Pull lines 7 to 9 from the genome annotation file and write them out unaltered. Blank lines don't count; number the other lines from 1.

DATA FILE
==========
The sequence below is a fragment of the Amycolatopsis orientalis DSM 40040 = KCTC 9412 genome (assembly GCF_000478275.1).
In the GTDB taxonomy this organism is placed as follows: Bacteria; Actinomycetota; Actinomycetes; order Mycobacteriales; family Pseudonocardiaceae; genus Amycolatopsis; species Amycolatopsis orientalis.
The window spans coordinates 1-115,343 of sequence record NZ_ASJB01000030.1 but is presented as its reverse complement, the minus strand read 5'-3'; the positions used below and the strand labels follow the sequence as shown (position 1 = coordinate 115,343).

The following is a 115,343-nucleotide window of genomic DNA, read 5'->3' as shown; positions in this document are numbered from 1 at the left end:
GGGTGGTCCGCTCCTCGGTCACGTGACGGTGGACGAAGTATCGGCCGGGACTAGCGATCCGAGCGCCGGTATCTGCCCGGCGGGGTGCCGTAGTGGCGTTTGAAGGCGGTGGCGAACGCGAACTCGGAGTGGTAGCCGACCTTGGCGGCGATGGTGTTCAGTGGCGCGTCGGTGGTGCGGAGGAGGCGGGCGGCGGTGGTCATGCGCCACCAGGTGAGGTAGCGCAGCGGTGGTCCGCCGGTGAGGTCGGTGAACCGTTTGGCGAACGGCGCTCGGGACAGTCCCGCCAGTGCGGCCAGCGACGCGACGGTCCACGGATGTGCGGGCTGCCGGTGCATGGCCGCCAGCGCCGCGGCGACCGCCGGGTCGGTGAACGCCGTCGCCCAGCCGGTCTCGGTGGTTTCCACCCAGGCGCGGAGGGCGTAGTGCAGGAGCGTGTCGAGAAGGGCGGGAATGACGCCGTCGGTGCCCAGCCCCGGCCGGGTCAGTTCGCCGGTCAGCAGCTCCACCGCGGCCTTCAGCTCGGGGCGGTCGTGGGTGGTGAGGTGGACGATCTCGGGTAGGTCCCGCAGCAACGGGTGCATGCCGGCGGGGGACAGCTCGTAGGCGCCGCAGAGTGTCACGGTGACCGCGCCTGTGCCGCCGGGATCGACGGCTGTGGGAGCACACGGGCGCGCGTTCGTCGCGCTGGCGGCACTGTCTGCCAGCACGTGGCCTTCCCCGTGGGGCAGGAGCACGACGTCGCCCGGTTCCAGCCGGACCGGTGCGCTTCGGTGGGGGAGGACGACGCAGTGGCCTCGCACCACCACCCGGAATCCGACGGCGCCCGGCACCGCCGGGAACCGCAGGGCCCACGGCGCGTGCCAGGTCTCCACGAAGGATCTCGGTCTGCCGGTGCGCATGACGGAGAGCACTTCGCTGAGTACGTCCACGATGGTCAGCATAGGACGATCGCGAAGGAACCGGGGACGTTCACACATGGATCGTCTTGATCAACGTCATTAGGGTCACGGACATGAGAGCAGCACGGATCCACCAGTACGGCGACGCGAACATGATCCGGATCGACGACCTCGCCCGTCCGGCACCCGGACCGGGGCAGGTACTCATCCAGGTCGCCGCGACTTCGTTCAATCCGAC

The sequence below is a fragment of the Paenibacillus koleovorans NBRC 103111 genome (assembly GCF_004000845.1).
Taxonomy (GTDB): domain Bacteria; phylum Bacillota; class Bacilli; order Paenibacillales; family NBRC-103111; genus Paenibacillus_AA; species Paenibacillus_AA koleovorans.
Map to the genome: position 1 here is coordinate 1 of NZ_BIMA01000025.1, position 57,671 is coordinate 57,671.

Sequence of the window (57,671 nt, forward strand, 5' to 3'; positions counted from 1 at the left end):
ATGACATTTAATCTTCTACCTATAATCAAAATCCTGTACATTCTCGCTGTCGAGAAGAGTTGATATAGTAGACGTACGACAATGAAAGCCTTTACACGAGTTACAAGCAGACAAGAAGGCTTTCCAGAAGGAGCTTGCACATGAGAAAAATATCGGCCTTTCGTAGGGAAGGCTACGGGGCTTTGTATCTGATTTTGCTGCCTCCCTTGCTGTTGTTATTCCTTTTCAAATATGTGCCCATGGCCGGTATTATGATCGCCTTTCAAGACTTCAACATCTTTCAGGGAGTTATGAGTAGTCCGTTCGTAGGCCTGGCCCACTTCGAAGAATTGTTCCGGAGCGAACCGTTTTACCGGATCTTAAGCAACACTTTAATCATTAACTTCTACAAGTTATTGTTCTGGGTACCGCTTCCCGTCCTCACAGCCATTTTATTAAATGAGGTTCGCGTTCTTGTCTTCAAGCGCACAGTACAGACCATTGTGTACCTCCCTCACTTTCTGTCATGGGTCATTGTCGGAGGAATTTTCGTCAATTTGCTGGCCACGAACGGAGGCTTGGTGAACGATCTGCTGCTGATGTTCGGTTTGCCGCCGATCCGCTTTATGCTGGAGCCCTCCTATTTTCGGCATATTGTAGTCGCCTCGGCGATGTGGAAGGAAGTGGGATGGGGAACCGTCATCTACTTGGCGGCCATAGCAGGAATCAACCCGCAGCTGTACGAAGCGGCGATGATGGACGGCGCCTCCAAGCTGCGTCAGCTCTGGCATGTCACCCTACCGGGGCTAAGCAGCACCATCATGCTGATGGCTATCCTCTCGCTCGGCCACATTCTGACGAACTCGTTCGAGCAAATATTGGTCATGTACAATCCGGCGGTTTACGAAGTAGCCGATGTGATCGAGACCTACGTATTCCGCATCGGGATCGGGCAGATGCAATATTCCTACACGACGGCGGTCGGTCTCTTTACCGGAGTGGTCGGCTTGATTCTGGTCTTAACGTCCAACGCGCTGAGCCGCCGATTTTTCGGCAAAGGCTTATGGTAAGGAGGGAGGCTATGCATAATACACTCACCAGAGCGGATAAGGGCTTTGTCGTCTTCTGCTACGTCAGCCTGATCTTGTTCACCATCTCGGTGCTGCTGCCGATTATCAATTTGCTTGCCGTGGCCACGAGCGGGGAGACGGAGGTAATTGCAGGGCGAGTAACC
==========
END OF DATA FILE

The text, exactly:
Taxonomy (GTDB): domain Bacteria; phylum Bacillota; class Bacilli; order Paenibacillales; family NBRC-103111; genus Paenibacillus_AA; species Paenibacillus_AA koleovorans.
Map to the genome: position 1 here is coordinate 1 of NZ_BIMA01000025.1, position 57,671 is coordinate 57,671.

Sequence of the window (57,671 nt, forward strand, 5' to 3'; positions counted from 1 at the left end):